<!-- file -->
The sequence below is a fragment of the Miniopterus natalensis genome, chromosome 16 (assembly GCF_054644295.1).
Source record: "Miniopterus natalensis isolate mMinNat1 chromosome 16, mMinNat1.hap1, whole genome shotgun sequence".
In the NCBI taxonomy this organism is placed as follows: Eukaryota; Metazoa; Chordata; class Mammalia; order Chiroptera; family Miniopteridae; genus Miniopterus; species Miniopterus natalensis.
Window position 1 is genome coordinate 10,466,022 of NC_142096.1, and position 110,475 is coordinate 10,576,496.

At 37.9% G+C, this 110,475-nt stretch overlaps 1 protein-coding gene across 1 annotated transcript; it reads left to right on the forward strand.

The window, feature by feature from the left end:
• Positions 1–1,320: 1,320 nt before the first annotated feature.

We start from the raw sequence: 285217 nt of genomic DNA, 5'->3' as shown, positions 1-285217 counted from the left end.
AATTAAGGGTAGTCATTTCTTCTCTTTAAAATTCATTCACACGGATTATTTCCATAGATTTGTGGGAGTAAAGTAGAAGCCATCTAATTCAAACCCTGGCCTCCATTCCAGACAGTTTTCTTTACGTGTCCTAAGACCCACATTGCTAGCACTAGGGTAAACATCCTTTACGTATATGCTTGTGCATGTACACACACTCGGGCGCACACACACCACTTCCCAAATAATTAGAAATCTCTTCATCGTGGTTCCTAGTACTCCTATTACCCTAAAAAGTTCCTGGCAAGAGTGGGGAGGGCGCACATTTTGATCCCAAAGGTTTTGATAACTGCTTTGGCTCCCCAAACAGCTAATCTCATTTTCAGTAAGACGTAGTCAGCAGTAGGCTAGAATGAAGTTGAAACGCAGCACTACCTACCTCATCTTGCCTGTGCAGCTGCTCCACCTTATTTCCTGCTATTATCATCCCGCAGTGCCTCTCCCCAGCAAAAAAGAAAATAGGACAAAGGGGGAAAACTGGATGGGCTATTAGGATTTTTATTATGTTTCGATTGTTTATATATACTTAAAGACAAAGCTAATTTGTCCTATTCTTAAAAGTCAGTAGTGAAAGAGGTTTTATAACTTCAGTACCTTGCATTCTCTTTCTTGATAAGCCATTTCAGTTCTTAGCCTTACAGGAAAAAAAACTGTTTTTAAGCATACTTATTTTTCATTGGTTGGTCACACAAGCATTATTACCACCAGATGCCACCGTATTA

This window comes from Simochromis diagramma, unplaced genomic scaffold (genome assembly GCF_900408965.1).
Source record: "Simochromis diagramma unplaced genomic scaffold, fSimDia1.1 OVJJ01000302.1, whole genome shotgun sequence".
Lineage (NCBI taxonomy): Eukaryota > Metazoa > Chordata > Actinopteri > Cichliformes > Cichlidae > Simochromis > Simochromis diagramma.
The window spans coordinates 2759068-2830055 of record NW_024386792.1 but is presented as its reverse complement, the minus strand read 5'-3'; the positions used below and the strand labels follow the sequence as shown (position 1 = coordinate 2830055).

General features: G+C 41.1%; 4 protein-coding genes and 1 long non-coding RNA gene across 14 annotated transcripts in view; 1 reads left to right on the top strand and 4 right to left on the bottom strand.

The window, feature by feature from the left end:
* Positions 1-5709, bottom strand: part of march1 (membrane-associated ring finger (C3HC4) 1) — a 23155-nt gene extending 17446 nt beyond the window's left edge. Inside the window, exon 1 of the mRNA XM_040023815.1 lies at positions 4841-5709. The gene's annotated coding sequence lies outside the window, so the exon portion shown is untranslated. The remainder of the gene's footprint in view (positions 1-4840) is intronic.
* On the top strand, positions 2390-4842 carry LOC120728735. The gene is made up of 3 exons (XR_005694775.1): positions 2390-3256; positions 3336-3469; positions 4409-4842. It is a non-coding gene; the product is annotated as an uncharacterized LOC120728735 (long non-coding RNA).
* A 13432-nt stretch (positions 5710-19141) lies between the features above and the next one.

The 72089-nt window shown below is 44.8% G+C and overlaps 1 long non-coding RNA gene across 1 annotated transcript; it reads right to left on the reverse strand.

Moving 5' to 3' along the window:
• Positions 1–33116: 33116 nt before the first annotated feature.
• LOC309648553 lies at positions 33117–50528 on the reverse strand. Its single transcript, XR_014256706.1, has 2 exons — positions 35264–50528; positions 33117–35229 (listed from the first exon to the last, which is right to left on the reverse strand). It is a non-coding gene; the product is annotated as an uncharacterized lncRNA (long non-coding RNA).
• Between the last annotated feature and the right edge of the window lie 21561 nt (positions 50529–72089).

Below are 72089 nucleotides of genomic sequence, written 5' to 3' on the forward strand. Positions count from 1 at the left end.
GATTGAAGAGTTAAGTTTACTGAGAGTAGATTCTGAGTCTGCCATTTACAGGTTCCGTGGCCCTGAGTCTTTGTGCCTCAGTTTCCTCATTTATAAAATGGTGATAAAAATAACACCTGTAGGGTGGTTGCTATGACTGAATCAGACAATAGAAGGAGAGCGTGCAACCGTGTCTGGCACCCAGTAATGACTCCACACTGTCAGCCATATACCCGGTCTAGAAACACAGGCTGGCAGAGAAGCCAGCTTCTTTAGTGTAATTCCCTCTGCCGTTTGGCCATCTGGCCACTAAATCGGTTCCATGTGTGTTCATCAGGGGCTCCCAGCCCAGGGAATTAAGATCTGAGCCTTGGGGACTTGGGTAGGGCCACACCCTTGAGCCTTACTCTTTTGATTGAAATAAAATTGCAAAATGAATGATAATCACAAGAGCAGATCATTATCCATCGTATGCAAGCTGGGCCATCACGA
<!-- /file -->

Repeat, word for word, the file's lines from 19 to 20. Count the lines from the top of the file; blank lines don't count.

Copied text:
The 72089-nt window shown below is 44.8% G+C and overlaps 1 long non-coding RNA gene across 1 annotated transcript; it reads right to left on the reverse strand.

Moving 5' to 3' along the window: